Community & Government
Lesson time 09:25 min
President Clinton reveals his approach to helping people see the value of your proposal, and he emphasizes the importance of knowing when to take a stand.
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Topics include: Define Their Version of Success · Know When to Take a Stand · Be Tough in Private, Respectful in Public
[MUSIC PLAYING] BILL CLINTON: When negotiating, one of the most effective things you can do is to help the other side see why a proposal you advocate is also good for them. It's something I've tried to do throughout my career. If I had a difference with Boris Yeltsin over expanding NATO into Central Europe and the Baltics, for example, I would tell them why I thought it was, over the long run, best for him that Russia had a big decision to make about how it would define its greatness. I didn't talk about how-- in the beginning-- please think about the Poles, and the Czechs, and the Hungarians, and think what they've been through. Please think what it's been like for the Baltics since the 1930s. We got there. But first, I said, you have to decide how to define your greatness. And it sounds fairly contemporary today. I said to Yeltsin, you know, you have staggering capacities and computer technologies. So you're not going to win on the nuclear battlefield. We don't want to do that. And you now don't have a particularly strong economy. And you do have the ability to leverage your neighbors because you have so much oil and gas. And you control a lot of the pipelines. But that's not a lasting solution. But you could have Silicon Valley in Moscow. You can become a great source of creation of wealth and opportunity for the Russian people. So you may be tempted to say, our greatness is about our vastness, and our mineral wealth, and our ability to control our neighbors, and then to weaken our adversaries by using this new power. Or you can say, our greatness is in the minds, the imaginations of our people. They have produced some of the world's greatest literature, some of the world's greatest music, and some very impressive scientific advances. After all, Sputnik went up first into space. And it was a debate I was winning with Yeltsin. And I said, look, I want you to succeed. But you have to define success. [MUSIC PLAYING] Before you ever go into a negotiation, you should know inside what you will give up and what you won't. But also, the parties have to trust each other to know when they're playing games and negotiating and when they're looking them in the eye and saying, listen, I don't believe this. I can't do this. I suppose the most contentious domestic negotiation I had with a positive outcome was the Balanced Budget Act. And it was that that led in 1995 and 1996-- the lead up to it were the budget fights there where the government was shut down twice because I would not agree to cancel the Department of Education. Block granting the Medicare, Medicaid, and food stamp programs so the states could cut for people, basically, their access to health care and food, and children, and do all these other things. And the Democrats were about to scream. And everybody was mad. And I said, we need to stop. I pointed at the President's chair behind the desk at the Oval Office. I said, the only way you're going to get this budget ...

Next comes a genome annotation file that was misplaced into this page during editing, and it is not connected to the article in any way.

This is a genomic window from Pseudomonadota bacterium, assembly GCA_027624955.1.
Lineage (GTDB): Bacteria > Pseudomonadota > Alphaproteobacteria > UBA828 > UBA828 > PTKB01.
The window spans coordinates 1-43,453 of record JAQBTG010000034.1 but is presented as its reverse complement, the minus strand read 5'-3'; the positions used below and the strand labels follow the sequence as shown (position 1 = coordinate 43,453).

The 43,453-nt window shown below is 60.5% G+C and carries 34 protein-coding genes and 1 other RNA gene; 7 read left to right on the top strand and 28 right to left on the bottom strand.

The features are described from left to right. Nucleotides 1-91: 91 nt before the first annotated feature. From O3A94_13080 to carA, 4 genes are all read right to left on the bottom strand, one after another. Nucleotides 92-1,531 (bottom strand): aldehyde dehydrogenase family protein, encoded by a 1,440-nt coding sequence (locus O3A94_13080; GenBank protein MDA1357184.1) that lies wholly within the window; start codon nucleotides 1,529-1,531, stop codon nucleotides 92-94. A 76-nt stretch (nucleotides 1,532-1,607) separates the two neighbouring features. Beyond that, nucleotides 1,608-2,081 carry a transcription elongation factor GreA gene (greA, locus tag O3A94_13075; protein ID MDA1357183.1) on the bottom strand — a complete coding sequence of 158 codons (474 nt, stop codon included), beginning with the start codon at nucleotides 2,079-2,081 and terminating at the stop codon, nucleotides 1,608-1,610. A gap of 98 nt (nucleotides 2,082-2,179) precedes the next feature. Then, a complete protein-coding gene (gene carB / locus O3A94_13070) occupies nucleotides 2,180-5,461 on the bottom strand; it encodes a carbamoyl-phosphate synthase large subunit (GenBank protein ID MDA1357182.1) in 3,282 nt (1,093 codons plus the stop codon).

About the Instructor
Commander in chief from 1993 to 2001, Bill Clinton has spent a lifetime navigating complex challenges and bridging deep divides. Now the 42nd president of the United States teaches you how to be an effective, empathetic leader. Learn how to assemble, inspire, and empower diverse teams, mediate conflict, manage criticism—and create a personal framework to guide you and your team toward a shared vision.
Featured Masterclass Instructor
Drawing from his career in politics, President Bill Clinton teaches you how to inspire diverse teams, manage criticism, and mediate conflict.Explore the Class